Natural gas futures in New York fell for the second time in three days as the outlook for moderating heat next week signaled reduced demand for the power-plant fuel.
Gas slid 0.6 percent as forecasts for the Midwest and East turned cooler for July 24 through July 28, with parts of the region seeing below-normal readings, according to MDA Weather Services in Gaithersburg, Maryland. Prices jumped 5 percent yesterday after the first below-average U.S. inventory gain in seven weeks.
“Next week, the question is what will demand be like; it turned cooler but how much cooler are we going to get, is going to be the key,” said Phil Flynn, senior market analyst at Price Futures Group in Chicago. “We could resume the downward trend in prices or, if we see a warm-up later in the week, we could see prices go back up and test $4.”
Natural gas for August delivery fell 2.3 cents to settle at $3.789 per million per million British thermal units on the New York Mercantile Exchange. Volume was 29 percent below the 100-day average at 2:44 p.m. Gas yesterday jumped to $3.812, the highest settlement since June 20. Prices gained 4 percent this week, capping the third consecutive weekly gain. The futures are up 13 percent this year.
The discount of August to October futures was steady at 0.7 cent.
October $5 calls were the most active options in electronic trading. They were unchanged at 0.8 cent per million Btu on volume of 5,289 at 2:46 p.m. Calls accounted for 78 percent of trading volume. Implied volatility for at-the-money options expiring in September was 31.02 percent at 2:45 p.m., compared with 30.49 percent yesterday.
The high temperature in Washington on July 23 may be 86 degrees Fahrenheit (30 Celsius), 2 below normal, and Chicago may be 5 lower than the usual reading at 79 degrees, according to AccuWeather Inc. in State College, Pennsylvania. A heat wave this week kept temperatures above 90s from the Northeast into the mid-Atlantic and Midwest.
Electricity generators are the largest U.S. consumer of gas, accounting for 32 percent of demand, according to the Energy Information Administration, the statistical arm of the Energy Department.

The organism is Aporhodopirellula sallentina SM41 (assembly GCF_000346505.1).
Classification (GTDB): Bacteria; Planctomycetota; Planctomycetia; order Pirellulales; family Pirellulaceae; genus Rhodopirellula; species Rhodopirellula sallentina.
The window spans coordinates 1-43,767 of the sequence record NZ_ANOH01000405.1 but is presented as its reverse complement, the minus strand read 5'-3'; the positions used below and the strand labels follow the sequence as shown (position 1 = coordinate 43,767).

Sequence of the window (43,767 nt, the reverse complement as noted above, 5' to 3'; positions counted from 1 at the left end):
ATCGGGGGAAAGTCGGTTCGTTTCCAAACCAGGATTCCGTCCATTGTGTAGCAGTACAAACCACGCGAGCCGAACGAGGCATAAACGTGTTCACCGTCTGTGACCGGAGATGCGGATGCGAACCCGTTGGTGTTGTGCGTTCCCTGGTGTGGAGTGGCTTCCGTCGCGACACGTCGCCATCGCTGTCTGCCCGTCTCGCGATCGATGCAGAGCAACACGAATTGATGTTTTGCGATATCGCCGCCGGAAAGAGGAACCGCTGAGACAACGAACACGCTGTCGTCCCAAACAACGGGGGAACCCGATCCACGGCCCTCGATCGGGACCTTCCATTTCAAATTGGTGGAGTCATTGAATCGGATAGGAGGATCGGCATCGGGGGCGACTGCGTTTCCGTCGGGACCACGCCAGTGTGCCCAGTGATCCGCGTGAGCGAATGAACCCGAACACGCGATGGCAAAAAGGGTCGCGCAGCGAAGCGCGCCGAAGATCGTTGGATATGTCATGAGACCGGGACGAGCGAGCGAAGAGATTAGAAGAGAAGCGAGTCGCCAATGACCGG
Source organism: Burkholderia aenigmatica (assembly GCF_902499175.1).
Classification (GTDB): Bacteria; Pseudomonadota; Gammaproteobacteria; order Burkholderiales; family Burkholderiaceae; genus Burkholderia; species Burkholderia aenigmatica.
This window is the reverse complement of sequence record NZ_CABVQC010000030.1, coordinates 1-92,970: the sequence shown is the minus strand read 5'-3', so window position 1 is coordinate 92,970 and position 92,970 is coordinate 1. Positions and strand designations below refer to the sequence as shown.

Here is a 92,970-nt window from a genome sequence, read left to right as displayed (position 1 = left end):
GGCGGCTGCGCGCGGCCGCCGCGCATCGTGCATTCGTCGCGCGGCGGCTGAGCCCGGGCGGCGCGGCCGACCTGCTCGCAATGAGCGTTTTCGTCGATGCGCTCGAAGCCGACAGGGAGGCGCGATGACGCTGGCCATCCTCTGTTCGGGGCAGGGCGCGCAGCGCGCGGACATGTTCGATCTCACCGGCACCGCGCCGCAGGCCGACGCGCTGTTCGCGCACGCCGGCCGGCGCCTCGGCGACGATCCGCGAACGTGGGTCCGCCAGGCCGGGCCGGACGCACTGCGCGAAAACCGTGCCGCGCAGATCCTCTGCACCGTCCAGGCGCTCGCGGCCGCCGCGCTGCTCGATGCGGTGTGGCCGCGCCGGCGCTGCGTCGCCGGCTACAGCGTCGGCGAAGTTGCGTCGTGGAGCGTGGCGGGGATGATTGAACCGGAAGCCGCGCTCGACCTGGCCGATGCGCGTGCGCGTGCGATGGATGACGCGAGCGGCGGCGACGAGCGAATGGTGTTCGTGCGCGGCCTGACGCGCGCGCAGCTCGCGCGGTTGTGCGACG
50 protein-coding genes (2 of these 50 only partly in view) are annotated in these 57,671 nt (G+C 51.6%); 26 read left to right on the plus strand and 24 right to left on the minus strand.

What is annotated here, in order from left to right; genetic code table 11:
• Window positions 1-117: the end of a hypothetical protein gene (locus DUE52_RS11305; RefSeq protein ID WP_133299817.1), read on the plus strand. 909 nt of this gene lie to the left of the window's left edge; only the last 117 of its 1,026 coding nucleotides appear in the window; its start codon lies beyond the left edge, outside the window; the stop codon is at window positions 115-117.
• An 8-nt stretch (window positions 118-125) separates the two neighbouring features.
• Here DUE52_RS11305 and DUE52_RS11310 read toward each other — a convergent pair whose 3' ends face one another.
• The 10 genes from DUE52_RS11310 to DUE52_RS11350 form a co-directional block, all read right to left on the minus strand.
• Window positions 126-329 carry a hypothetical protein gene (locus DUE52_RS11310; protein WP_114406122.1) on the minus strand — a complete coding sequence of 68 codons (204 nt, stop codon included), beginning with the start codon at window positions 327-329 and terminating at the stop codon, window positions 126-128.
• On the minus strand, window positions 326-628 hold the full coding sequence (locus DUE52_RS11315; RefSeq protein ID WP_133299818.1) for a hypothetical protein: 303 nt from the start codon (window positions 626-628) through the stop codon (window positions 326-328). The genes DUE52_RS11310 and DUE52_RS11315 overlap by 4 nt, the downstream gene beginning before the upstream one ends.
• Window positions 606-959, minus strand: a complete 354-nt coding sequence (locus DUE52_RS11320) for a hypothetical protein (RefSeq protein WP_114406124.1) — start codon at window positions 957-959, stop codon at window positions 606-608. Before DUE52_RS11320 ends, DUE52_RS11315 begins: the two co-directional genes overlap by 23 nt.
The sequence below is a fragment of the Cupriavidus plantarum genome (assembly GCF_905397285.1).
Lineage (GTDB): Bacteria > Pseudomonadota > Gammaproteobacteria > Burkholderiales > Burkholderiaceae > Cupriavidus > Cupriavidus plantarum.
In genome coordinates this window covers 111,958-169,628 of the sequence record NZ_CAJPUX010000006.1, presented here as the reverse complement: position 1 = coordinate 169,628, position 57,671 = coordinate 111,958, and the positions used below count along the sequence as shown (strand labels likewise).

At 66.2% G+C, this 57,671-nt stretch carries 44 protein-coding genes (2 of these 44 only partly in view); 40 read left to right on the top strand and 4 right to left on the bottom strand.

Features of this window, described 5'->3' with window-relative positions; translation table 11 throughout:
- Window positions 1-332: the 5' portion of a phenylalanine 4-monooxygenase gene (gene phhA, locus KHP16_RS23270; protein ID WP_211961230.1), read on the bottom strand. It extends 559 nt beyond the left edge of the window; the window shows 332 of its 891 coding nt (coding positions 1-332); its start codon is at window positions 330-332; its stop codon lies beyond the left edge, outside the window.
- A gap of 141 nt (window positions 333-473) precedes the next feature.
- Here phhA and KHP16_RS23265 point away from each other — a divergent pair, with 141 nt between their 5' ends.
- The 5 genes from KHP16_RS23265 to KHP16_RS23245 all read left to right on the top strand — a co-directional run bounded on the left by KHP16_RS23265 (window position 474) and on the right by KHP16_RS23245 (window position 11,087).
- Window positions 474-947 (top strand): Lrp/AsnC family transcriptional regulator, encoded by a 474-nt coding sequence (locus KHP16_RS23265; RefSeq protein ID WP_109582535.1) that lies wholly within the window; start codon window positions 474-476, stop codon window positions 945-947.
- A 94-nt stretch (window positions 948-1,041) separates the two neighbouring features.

Power consumption on the 13-state Eastern grid operated by PJM Interconnection LLC will drop to 133,882 megawatts during the highest-demand hour on July 24 from yesterday’s peak of 158,418 megawatts, PJM said on its website. The PJM network, the largest in the U.S., serving more than 60 million people, stretches from New Jersey into North Carolina and Washington.
Gas stockpiles expanded by 58 billion cubic feet to 2.745 trillion in the week ended July 12, below the five-year average gain of 70 billion for the period, the EIA said yesterday.
A deficit versus the historic norm widened to 1.2 percent from 0.8 percent the previous week. A deficit versus year-earlier levels narrowed to 13.1 percent from 14.2 percent.
The U.S. expects marketed natural gas production to increase 1.1 percent to average 69.96 billion cubic feet a day in 2013 from last year, the EIA said in its July 9 Short-Term Energy Outlook. Gains are being driven by new wells being connected at shale deposits such as the Marcellus in the Northeast, the government said.
The gas-rig count increased for the fourth consecutive week, rising by seven to 369, the most since April 19, Baker Hughes Inc. data today showed. The total has dropped 14 percent this year.
The U.S. met 89 percent of its own energy needs in March, the highest monthly rate since April 1986, EIA data show.